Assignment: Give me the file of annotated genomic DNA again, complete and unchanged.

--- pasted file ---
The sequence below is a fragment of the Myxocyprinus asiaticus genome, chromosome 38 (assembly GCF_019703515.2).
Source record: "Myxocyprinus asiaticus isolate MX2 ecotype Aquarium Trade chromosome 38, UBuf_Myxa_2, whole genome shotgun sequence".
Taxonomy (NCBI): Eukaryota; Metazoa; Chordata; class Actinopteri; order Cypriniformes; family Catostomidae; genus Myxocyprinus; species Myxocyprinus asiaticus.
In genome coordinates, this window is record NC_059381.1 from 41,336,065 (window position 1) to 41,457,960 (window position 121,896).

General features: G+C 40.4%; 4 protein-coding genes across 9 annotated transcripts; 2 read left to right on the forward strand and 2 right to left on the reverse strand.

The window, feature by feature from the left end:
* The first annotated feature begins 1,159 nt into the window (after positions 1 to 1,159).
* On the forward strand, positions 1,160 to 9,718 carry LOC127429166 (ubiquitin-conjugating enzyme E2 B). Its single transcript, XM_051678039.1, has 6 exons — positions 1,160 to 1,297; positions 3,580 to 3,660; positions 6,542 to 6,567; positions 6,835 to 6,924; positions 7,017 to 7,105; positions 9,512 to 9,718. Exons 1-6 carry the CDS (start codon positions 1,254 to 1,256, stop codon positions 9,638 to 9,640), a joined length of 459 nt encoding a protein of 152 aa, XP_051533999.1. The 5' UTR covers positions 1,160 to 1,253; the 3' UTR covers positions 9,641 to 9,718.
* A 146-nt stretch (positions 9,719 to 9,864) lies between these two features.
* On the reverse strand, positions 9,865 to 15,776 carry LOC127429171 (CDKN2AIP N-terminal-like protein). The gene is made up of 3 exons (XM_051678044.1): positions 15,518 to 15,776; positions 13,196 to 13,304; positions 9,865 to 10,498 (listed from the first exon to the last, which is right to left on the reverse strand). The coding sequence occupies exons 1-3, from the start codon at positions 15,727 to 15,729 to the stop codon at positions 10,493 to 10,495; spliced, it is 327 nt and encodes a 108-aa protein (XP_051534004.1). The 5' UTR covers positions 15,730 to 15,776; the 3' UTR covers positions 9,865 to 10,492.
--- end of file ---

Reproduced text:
The sequence below is a fragment of the Myxocyprinus asiaticus genome, chromosome 38 (assembly GCF_019703515.2).
Source record: "Myxocyprinus asiaticus isolate MX2 ecotype Aquarium Trade chromosome 38, UBuf_Myxa_2, whole genome shotgun sequence".
Taxonomy (NCBI): Eukaryota; Metazoa; Chordata; class Actinopteri; order Cypriniformes; family Catostomidae; genus Myxocyprinus; species Myxocyprinus asiaticus.
In genome coordinates, this window is record NC_059381.1 from 41,336,065 (window position 1) to 41,457,960 (window position 121,896).

General features: G+C 40.4%; 4 protein-coding genes across 9 annotated transcripts; 2 read left to right on the forward strand and 2 right to left on the reverse strand.

The window, feature by feature from the left end:
* The first annotated feature begins 1,159 nt into the window (after positions 1 to 1,159).
* On the forward strand, positions 1,160 to 9,718 carry LOC127429166 (ubiquitin-conjugating enzyme E2 B). Its single transcript, XM_051678039.1, has 6 exons — positions 1,160 to 1,297; positions 3,580 to 3,660; positions 6,542 to 6,567; positions 6,835 to 6,924; positions 7,017 to 7,105; positions 9,512 to 9,718. Exons 1-6 carry the CDS (start codon positions 1,254 to 1,256, stop codon positions 9,638 to 9,640), a joined length of 459 nt encoding a protein of 152 aa, XP_051533999.1. The 5' UTR covers positions 1,160 to 1,253; the 3' UTR covers positions 9,641 to 9,718.
* A 146-nt stretch (positions 9,719 to 9,864) lies between these two features.
* On the reverse strand, positions 9,865 to 15,776 carry LOC127429171 (CDKN2AIP N-terminal-like protein). The gene is made up of 3 exons (XM_051678044.1): positions 15,518 to 15,776; positions 13,196 to 13,304; positions 9,865 to 10,498 (listed from the first exon to the last, which is right to left on the reverse strand). The coding sequence occupies exons 1-3, from the start codon at positions 15,727 to 15,729 to the stop codon at positions 10,493 to 10,495; spliced, it is 327 nt and encodes a 108-aa protein (XP_051534004.1). The 5' UTR covers positions 15,730 to 15,776; the 3' UTR covers positions 9,865 to 10,492.